A few of my friends shared this article on Facebook today and thanks to the new Newsfeed and Ticker, I came across it in no time. I appreciate the message and the creative way in which it was being presented. I also think the message of this article is something that needs to be repeated over and over again until it sinks down into the desert earth of every insecure woman’s heart and begins to grow – a sturdy, beautiful flower of confidence and satisfaction in who she is.
However, reading the article revived a war that has been waging in my mind for months now, one that I’ve felt too terrified to speak out loud for fear of being reprimanded. Today, I will take the risk. Hate it or love it, here is what I think:
We’ve created a double standard. At some point, we decided that it wasn’t okay to call someone fat, to judge them based on their appearance, to make them feel like less of a person because they aren’t “model-sized”. Yet, for some reason, it is okay to do all of those things when the subject of our speech is skinny. We are oh-so-terrified about hurting a plus size woman’s feelings but the petite woman standing next to her doesn’t deserve any sympathy because…she’s too skinny to have feelings?
Society has spent thousands of dollars trying to reinforce the idea that beautiful doesn’t mean skinny, and I wholeheartedly agree. Yet many of these campaigns, like the article linked above, seek to help curvaceous women find their worth at the expense of others. So the message then changes from, “Curves are beautiful” to “Curves are better.” All we did was flip the system upside down and make someone else feel inadequate because of how they look. We didn’t actually fix anything.
The truth is, as long as we’re comparing ourselves to someone else we will never be satisfied. There’s always going to be another woman with prettier hair or more striking eyes or flatter abs. And to someone else, we are the ones with prettier hair and more striking eyes and flatter abs. At some point, the unhealthy comparison has to come to an end if we will ever find satisfaction in who we are.
I’ve been the girl who couldn’t talk about the issues she had with her body around her friends because their automatic response was, “Shut up. You have no right to talk.” I couldn’t complain about the way I looked simply because I was the smallest of the group. Once when I told someone that I used to hate my body, they couldn’t fathom why. “But you were so skinny!” As if that fixes all the problems in the world.
I used to hate every single thing about myself. When asked what I liked the most about myself, as a twelve-year-old my response was, “My feet”. At least I could hide them when they didn’t look good. I couldn’t really do that with my face or my body. I spent most of my life in that self-loathing phase until I discovered that my worth was innate because I’m made in the image of the Most High. But I also had to make conscious decisions to stop thinking loathsome thoughts about myself, to stop hating what I saw in the mirror, to stop wishing I would wake up one day looking like another girl – a much prettier one. And I had to realize that unless I was going to pay for plastic surgery, this body was all I was going to get, and I needed to learn to love it.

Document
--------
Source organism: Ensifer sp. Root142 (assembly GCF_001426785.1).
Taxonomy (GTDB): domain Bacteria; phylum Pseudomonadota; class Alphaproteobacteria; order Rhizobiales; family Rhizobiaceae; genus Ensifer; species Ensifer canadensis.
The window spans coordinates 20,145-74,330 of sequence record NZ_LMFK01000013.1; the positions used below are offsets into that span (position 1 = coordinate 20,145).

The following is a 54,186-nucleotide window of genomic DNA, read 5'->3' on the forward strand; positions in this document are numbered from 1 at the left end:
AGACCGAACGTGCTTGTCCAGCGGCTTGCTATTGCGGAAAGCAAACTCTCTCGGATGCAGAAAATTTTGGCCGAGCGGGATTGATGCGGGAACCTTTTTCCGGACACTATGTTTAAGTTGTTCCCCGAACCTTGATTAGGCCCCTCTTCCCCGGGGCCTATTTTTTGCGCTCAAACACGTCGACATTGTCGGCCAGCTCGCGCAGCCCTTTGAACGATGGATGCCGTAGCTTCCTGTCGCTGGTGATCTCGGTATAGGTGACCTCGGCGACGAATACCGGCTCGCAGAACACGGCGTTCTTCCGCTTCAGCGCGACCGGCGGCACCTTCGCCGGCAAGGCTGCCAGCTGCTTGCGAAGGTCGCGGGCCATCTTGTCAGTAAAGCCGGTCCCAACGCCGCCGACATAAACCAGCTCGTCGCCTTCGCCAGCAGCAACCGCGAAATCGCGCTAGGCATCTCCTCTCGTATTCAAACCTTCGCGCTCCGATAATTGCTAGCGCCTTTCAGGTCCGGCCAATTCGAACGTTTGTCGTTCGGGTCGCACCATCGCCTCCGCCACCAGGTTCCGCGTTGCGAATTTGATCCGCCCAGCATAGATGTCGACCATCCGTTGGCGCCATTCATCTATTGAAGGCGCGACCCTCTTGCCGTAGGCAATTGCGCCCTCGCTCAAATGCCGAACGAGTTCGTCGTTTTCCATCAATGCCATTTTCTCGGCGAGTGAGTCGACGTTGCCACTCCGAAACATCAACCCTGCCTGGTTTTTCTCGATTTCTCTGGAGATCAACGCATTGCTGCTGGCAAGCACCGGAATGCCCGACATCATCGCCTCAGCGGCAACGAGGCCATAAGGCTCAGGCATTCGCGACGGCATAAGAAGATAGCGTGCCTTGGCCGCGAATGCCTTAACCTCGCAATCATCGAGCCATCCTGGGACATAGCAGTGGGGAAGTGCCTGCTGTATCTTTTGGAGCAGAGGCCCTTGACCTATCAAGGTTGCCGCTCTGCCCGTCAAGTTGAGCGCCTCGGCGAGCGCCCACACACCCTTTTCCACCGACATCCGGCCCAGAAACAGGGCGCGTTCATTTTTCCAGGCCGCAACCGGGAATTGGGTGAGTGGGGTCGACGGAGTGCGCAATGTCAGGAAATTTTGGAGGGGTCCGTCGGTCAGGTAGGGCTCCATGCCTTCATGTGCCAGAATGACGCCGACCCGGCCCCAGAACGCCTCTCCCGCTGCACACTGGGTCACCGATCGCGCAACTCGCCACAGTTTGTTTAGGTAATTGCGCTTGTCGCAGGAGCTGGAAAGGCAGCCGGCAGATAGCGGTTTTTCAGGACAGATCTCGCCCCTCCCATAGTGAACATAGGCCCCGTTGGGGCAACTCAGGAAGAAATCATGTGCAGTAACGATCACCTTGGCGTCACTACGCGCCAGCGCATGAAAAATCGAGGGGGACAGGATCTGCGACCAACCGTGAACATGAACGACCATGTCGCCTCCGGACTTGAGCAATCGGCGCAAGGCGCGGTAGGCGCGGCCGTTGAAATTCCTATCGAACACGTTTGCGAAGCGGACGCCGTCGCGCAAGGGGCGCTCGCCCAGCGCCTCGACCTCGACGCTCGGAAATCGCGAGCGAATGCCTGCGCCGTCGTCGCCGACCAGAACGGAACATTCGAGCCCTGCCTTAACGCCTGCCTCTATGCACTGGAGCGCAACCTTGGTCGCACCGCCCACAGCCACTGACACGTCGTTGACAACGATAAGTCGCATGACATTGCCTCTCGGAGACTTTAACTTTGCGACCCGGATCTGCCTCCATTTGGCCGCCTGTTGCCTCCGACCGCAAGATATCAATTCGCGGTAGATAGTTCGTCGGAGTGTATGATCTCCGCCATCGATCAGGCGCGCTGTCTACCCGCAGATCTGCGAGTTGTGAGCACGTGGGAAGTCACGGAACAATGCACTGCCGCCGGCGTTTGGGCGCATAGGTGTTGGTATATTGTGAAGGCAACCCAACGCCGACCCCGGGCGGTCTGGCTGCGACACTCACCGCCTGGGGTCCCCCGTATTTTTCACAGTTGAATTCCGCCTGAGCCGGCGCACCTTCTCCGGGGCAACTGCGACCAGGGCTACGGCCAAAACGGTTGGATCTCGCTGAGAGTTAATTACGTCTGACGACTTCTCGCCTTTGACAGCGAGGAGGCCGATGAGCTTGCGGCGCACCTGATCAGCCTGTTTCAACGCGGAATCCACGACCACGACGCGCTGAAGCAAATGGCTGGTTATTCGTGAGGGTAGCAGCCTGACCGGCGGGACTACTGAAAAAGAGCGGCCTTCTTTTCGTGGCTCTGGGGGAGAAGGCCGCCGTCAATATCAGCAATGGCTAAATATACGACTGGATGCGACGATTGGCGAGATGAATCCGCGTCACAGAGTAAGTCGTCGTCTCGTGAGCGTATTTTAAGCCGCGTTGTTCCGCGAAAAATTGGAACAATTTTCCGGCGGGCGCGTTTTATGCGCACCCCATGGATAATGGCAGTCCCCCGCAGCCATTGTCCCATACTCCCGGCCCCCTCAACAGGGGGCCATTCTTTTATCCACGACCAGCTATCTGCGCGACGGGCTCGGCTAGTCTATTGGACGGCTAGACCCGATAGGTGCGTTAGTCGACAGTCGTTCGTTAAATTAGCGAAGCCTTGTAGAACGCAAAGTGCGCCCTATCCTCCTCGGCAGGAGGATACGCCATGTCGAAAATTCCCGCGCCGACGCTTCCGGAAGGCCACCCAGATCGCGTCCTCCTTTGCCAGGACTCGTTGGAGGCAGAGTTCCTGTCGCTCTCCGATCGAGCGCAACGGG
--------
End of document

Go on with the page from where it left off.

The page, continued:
I decided I was done with television and magazines. I was tired of filling my head with photoshopped images of people who in reality looked like me but on the big screen looked like a dream. I was tired of the damage it did to my heart. So I stopped. I stopped comparing myself to movie stars because I stopped caring about what they looked like. It took a long, long time – years of excruciating effort that no one knew about – but today, I love this body I’m in. I’m now the girl who tells her friends that I’m much more comfortable without clothes on than I am with them. [Lucky future husband] And if you asked me what I don’t like about my body, I wouldn’t be able to come up with anything. I’ve grown to love what I’ve been given.
But my friends think that it’s easy for me to be so confident about my body because I’m so small. Being a size 2 doesn’t mean you love yourself more. And it certainly doesn’t mean you’re happier, especially when people say things like, “She probably has a boyfriend because she’s so skinny” or “She probably got ___ because she looks like that.” If God snapped his fingers and made you “skinny” today, it would only change what people see; it wouldn’t change who you are beneath that. You would still be that insecure little girl whether you were a size 2 or a size 8.
You aren’t your dress size or the number on the scale. You aren’t toned muscle or flabby arms. You aren’t a double chin or the perfect butt. You are a person deemed worthy of love and affection simply because you exist in God’s image. Simply.because.you.exist. Believing that your value depreciates as your dress size fluctuates is absolutely ridiculous.
And for crying out loud, let’s stop trying to find our worth in putting others down. If God made me a whale, then I love being a whale. And if God made me a mermaid, then I love being a mermaid. No one is better than the other. (And I am aware that mermaids are fictitious characters, I was just sticking with the theme.) Hating people who are skinnier than you won’t make you love yourself more. Let’s live in reality and stop pretending that our looks are the cause of our unhappiness. After all, for as small as I am, I still have never had the unending line of men waiting to ask me out.
Finally, as a side rant, if you really don’t like the way you look, do something about it. The twenty minutes you spent sitting on the couch, complaining about how everyone in the world is more attractive than you and how your arms are too flabby, could’ve been spent on a brisk walk that would have added a day to your life. Complaining about the way you look never makes you appear more attractive 🙂